Egyptian Refining Co.’s $3.7 Billion Plant Will Start Up in September

Bloomberg

Egyptian Refining Co.’s new $3.7 billion processing plant will begin operations in September and save the government some $300 million a year by reducing the country’s reliance on imported fuel, its chairman said. Ahmed Heikal, who is also chairman of investment company Qalaa Holding, a 19 percent shareholder in the project, said construction of the refinery will be completed in June, with operations to begin in September. The Cairo facility will ramp up output to 98 percent of capacity by the end of 2018.

Egypt, which currently imports much of the refined products it needs for heating, transportation and power generation, is investing billions of dollars to increase capacity and reduce its dependence on international supply. The ERC refinery is part of that effort, though it has experienced repeated delays. The most populous Arab nation has struggled to revive its economy since the 2011 uprising that toppled former President Hosni Mubarak scared off foreign investors and tourists. The government floated the currency a year ago to end a crippling shortage of dollars that had made it increasingly expensive to import basic goods such as wheat and fuel.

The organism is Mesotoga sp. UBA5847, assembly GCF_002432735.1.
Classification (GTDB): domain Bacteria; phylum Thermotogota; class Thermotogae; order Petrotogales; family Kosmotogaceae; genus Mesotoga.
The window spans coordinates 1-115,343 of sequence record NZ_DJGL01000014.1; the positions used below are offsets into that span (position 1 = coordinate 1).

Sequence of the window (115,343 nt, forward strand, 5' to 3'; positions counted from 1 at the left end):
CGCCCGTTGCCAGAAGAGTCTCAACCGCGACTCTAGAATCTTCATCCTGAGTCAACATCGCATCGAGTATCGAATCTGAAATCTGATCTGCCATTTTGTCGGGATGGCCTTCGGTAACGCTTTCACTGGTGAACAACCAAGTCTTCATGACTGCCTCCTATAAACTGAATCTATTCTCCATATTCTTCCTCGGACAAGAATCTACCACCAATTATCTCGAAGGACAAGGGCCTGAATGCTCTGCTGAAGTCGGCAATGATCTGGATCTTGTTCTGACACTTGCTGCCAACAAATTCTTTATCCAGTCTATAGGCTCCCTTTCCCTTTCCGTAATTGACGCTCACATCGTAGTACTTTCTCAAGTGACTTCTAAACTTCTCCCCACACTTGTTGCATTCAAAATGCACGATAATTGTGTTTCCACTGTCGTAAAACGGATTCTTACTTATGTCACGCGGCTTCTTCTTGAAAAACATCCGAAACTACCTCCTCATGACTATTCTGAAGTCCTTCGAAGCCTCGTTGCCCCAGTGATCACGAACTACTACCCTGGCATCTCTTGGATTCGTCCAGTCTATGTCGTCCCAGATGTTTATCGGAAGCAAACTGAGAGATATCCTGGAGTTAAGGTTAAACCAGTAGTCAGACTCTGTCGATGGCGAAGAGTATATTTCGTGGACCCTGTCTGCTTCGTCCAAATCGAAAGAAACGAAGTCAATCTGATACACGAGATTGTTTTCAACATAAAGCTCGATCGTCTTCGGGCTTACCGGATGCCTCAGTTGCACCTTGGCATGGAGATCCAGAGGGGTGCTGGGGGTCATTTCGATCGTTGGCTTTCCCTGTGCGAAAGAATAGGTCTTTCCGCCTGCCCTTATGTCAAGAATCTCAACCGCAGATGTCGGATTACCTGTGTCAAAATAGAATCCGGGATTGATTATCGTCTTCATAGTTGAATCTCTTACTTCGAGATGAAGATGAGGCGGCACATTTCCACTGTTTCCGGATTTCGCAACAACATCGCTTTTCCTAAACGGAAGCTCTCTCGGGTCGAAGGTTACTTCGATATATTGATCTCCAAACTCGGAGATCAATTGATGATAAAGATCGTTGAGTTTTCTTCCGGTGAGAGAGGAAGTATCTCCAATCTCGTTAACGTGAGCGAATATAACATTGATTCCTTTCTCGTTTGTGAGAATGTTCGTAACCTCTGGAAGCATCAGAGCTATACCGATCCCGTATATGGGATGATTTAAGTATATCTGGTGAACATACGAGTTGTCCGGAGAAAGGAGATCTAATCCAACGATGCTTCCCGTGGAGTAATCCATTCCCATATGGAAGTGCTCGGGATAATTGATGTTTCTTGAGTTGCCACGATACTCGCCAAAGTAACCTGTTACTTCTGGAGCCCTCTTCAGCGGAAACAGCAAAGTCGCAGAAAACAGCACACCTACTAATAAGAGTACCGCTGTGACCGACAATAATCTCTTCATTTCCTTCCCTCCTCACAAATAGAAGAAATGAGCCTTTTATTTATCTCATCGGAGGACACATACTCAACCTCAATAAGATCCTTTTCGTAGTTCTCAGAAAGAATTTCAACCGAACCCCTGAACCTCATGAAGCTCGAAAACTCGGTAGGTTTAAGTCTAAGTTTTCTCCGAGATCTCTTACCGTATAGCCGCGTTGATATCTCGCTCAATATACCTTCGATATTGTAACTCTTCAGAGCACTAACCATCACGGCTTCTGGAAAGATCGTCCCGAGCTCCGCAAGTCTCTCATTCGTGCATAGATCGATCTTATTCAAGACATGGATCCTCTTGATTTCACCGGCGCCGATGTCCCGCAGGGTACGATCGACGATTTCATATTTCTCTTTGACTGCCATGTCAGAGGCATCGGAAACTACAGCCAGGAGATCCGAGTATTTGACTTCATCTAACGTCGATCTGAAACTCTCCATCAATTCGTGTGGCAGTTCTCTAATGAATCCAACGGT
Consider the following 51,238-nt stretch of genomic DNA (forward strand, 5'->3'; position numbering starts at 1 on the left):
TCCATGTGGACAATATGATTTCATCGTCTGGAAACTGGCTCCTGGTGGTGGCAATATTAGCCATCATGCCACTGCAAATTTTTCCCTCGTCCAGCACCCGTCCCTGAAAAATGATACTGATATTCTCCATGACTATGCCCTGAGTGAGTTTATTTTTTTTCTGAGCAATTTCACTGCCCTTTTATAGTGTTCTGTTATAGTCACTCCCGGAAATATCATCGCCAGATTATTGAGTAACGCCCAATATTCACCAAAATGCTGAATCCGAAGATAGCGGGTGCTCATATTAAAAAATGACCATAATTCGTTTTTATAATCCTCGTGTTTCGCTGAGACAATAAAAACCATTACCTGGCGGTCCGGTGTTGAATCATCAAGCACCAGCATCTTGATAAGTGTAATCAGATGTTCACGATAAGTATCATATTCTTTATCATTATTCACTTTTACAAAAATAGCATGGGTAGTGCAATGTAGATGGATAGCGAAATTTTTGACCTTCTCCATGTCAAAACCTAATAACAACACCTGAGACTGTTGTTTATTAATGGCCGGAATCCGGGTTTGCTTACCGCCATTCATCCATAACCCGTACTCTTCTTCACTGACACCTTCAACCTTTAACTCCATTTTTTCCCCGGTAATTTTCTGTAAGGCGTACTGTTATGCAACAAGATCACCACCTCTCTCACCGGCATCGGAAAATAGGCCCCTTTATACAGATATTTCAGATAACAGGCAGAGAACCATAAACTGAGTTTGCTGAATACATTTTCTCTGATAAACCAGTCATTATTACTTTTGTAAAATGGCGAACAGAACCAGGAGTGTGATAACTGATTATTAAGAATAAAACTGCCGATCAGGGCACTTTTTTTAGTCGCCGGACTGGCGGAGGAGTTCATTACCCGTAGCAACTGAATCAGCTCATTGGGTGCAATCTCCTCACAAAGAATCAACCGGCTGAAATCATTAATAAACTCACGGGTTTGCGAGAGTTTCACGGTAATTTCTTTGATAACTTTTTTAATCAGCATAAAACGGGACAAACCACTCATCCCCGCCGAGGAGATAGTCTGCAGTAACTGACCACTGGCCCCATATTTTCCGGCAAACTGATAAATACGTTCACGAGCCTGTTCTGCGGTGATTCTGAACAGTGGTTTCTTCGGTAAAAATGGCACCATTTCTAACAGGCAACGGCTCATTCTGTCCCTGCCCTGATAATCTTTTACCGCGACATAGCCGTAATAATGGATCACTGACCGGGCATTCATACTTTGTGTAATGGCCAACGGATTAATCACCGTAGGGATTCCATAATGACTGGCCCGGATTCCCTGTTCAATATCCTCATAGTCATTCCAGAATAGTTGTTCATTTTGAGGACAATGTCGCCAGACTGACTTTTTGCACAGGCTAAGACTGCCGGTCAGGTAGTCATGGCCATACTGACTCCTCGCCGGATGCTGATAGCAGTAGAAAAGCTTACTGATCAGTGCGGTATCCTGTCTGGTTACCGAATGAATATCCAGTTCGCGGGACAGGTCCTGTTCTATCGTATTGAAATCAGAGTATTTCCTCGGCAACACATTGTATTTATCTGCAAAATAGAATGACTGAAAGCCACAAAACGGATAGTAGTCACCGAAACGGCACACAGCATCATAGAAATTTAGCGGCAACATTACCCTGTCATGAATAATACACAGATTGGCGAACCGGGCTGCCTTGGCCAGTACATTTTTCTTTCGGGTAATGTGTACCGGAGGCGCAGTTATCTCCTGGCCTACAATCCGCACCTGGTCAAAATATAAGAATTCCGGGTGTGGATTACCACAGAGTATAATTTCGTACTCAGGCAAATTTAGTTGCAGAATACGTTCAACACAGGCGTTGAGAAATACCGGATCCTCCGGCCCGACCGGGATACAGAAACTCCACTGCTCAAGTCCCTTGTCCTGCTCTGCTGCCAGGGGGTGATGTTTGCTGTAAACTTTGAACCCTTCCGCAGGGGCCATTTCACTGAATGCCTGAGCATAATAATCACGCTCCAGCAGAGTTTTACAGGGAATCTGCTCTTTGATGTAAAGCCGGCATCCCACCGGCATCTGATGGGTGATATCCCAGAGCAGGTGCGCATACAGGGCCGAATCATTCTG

“This is a mega-project,” Heikal said in an interview in the capital. “It’s complex, and it takes a lot of time.”

Public-Private Venture

The ERC plant, a public-private venture, had been scheduled to begin processing in the second quarter of 2018, but the start date was pushed back due to construction delays, he said. Once operational, it will reduce Egypt’s need for imported diesel by about 50 percent and for imported gasoline by some 20 percent, Heikal said.

The new plant will satisfy about 14 percent of Egypt’s annual need for liquid oil products, with capacity to produce as much as 4.2 million tons a year of liquid products as well as 600,000 tons a year of sulfur and coke. It will be able to produce 2.3 million tons of diesel, 600,000 tons of jet fuel and 522,000 tons of gasoline, in addition to butane gas and naphtha, he said.

Cairo Oil Refinery Co., Egypt’s largest processor with 20 percent of the country’s current refining capacity, will supply ERC with fuel oil as feedstock. The new refinery will also import some of the oil it needs, he said. ERC will sell its products to the state’s Egyptian General Petroleum Corp. at international prices minus 1 percent under a 25-year off-take deal, Heikal said.

Egyptian General Petroleum holds about 24 percent of ERC, with the rest owned by private companies and international financial institutions. About $2.35 billion of the total cost is financed by foreign loans to be repaid over a period of as many as 17 years from the project’s starting date, he said.